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2:52pm December 7, 2012

We learn that the ritual stake used for vampire executions is said to have been made of the branch from which Judas hung himself and that the 30 pieces of silver he received for his betrayal melted down into its tip. But why would the thing that killed Judas be seen as the holy of holies? The answer might be found in the Gospel of Judas.   

The Gospel of Judas - part I/II

The Gospel of Judas is a Gnostic gospel whose content consists of conversations between the Apostle Judas Iscariot and Jesus. It is believed to have been written by Gnostic followers of Jesus, rather than by Judas himself and probably dates from no earlier than the 2nd century.

In contrast to the canonical gospels or the Hebrew Gospel which paint Judas as a betrayer of Christ who delivered him up to the authorities for crucifixion, the Gospel of Judas portrays Judas’s actions as done in obedience to instructions given by Christ. The document also suggests that Christ planned the course of events which led to his death. This portrayal seems to conform to a notion current in some forms of Gnosticism, that the human form is a spiritual prison, that Judas thus served Christ by helping to release Christ’s soul from its physical constraints. This gospel asserts that the other apostles had not learned the true Gospel, which Jesus taught only to Judas Iscariot, the sole follower belonging to the “holy generation” among the disciples.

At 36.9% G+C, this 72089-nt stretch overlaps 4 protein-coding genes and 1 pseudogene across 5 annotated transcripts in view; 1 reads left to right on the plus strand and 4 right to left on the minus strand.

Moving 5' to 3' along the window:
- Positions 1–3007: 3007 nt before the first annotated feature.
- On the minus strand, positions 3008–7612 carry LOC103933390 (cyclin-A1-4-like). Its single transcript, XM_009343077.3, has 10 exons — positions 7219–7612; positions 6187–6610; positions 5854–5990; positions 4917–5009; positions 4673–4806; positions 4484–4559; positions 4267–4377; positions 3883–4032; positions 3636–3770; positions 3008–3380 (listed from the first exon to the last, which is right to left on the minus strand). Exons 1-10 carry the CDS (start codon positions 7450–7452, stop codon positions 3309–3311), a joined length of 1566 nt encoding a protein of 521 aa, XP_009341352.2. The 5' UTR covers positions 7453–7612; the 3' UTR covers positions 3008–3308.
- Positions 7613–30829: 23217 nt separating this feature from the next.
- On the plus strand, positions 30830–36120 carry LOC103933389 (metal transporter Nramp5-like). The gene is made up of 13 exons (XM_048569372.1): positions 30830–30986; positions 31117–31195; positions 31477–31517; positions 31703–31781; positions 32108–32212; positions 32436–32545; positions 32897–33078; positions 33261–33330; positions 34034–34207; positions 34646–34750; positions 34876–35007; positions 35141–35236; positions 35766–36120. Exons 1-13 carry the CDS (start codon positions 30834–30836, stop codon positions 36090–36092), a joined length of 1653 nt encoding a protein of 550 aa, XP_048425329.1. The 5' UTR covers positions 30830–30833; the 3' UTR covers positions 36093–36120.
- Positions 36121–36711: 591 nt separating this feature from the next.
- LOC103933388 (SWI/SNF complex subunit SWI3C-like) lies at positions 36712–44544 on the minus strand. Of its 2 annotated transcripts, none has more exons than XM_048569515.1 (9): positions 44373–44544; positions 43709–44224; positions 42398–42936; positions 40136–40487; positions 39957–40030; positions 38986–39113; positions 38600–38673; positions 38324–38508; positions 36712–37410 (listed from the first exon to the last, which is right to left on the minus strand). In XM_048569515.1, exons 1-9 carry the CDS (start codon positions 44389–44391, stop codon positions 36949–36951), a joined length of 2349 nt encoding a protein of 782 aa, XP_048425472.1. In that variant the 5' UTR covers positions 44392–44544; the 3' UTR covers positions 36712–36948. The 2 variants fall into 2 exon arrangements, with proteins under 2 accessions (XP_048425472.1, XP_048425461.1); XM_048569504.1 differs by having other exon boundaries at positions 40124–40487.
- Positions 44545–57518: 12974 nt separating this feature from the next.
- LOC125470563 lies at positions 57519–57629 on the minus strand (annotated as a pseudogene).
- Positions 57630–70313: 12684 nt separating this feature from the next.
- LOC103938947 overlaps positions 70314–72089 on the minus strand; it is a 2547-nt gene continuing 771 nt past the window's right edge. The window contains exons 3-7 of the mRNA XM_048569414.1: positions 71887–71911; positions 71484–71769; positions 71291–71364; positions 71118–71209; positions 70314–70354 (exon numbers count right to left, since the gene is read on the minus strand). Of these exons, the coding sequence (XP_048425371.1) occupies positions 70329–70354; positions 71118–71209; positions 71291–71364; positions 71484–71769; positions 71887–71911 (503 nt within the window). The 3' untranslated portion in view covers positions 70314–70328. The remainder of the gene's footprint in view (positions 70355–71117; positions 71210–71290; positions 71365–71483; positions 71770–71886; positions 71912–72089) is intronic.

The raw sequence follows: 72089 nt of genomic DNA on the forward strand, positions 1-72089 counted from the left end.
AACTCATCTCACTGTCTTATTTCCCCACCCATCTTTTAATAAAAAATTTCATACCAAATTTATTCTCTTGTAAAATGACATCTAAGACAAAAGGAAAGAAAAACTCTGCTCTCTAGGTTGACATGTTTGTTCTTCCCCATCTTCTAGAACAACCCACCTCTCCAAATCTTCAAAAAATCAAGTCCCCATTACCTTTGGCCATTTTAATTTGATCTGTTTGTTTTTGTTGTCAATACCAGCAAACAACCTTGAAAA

The Gospel contains ideas which contradicted those circulating in the early Christian church. The author argues that God is essentially a “luminous cloud of light” who exists in an imperishable realm. Adamas, the spiritual father of all humanity, was created in God’s image and dwelled in the imperishable realm. At the beginning of time, God created a group of angels and lower gods. Twelve angels were willed to come into being [to] rule over chaos and the [underworld].The angels of creation were tasked with creating a physical body for Adamas, which became known as the first man Adam. Gradually, humanity began to forget its divine origins and some of Adam’s descendants (Cain and Abel) became embroiled in the world’s first murder. Many humans came to think that the imperfect physical universe was the totality of creation, losing their knowledge of God and the imperishable realm. 

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